FIG. 16 illustrates a side view of the fastening means embodiment shown in FIG. 14;
FIG. 17 illustrates a side view of the second embodiment of the fastening means shown in FIG. 15; and
FIG. 18 illustrates the relative relationship of the component parts of the further variant of the bundling strap.
Referring to FIG. 1, there is illustrated a bundling strap 10 disposed about a bundle of elements 12 (depicted in phantom lines). As also shown in FIG. 2, the strap includes a substrate 14 of a selected length commensurate with the girth of the bundle of elements 12 to be wrapped. The exterior surface of substrate 14 includes a bed of loops 16 of a hook and loop type fastening apparatus. A rectangular ring 18, sometimes referred to as a D-ring, includes a pair of opposed straight rods 20, 22. Alternatively, a U shaped element having two arms joined at one end could be used in place of ring 18. As the ring or U shaped element serve in a manner of an anchor to secure the ends of the strap, they may be referred to as an anchor.
Referring jointly to FIGS. 2, 3 and 4 in particular, further structure and function of bundling strap 10 will be described. End 24 of the strap is passed through ring 18 and folded about rod 20 and back upon itself, as depicted in FIGS. 3 and 4. A tab 26 has a bed of hooks of the hook and loop type fastening apparatus disposed on opposed sides. The tab is placed between end 24 and the main body of strap 10. Upon folding end 24 upon the strap with tab 26 disposed therebetween, hooks 28 of the tab will lockingly engage loops 16 of both the end and the strap, as depicted in FIG. 4. Such hook and loop fastening device has substantial resistance to shear loads but low peel strength. Accordingly, end 24 can be readily lifted off tab 26 and tab 26 can be readily lifted off the strap. However, loads applied longitudinally to the strap are effectively resisted by the hook and loop type attachment apparatus.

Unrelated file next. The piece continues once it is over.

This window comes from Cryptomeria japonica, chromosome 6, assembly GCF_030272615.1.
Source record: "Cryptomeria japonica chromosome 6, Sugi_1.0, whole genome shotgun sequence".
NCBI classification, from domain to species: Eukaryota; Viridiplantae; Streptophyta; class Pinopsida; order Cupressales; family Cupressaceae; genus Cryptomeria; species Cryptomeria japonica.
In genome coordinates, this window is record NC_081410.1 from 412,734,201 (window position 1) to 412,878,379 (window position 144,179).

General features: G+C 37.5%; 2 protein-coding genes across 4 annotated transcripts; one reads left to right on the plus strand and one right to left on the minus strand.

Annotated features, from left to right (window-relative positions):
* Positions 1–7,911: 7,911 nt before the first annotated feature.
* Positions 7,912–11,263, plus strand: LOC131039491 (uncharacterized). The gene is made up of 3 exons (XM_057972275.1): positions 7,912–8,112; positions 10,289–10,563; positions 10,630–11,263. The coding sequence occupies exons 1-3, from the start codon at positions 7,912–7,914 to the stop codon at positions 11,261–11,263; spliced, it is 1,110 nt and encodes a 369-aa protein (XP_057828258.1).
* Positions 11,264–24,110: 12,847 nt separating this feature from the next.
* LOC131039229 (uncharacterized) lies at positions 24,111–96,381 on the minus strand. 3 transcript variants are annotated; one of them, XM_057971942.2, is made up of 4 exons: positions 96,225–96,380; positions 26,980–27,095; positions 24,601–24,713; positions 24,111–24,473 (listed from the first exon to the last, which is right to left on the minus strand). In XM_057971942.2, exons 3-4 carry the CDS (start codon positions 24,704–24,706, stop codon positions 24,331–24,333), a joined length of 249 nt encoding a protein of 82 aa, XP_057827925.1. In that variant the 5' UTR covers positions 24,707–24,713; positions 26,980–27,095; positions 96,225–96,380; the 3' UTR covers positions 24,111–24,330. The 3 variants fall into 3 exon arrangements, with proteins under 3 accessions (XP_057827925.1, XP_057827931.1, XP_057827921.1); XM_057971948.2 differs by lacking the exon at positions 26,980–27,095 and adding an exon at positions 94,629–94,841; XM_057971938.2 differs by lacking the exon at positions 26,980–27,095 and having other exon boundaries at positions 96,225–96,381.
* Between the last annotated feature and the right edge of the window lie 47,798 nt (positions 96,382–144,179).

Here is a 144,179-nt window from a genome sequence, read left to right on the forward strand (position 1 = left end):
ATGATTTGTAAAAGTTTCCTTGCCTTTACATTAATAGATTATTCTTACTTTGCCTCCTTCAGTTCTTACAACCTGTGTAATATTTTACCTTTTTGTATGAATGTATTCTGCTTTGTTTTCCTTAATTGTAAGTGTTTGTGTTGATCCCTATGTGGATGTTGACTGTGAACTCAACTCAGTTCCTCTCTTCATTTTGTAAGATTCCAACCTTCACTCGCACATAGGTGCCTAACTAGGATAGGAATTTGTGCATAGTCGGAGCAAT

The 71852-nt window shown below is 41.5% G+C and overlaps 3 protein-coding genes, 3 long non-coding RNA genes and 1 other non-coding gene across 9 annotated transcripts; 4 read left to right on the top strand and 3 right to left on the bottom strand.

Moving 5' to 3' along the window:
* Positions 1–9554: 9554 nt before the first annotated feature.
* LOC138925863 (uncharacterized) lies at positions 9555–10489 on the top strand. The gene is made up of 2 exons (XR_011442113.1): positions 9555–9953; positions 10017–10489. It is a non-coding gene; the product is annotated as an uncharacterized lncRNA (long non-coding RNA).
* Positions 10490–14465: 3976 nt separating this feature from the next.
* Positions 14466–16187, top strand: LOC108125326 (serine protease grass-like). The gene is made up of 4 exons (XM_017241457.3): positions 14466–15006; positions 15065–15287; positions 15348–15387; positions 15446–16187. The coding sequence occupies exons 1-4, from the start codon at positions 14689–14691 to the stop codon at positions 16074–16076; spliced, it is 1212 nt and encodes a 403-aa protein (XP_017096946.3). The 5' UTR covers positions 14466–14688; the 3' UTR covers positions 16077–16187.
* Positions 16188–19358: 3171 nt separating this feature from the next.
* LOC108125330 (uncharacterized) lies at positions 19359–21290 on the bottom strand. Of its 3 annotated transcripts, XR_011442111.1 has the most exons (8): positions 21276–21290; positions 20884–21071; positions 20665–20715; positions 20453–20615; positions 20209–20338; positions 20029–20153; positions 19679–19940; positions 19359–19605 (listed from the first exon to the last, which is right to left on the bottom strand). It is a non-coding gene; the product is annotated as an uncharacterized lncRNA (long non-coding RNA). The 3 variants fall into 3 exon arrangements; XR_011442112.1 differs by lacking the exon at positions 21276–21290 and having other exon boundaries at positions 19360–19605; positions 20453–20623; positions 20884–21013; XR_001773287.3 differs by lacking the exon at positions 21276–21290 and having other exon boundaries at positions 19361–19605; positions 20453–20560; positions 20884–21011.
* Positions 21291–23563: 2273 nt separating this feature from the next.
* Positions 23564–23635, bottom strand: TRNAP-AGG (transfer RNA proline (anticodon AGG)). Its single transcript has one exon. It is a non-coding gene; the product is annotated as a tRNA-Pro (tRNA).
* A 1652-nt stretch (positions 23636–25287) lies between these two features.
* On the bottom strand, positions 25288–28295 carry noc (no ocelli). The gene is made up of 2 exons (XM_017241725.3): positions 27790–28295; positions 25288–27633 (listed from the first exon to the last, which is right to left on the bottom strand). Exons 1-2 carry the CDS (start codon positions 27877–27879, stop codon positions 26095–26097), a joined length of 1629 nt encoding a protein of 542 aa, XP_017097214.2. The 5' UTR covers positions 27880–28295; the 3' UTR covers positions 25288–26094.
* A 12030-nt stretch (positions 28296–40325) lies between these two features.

After strap 10 has been wrapped around a bundle of elements 12, end 30 is passed through ring 18 and partly about rod 22. Upon pulling of end 30, strap 10 will tighten about the bundle of elements 12. When a sufficient degree of tautness is achieved, tab 32, which is identical with tab 26, is placed against loops 16 of strap 10 to achieve mating engagement therewith. End 30, after having been folded back upon strap 10, is pressed against tab 32 to mate its loops 16 with hooks 28 of the tab, as illustrated in FIG. 4. Tab 32 may include an uncovered section, as illustrated, to assist in gripping the tab. The resulting resistance to shear loads created by tab 32 in mating engagement with both strap 10 and end 30 will prevent loosening of the strap about encircled bundle of elements 12. It is to be understood that the locations of the bed of hooks 28 and the bed of loops 16 could be interchanged without any resulting change or modification in function or operation of bundling strap 10.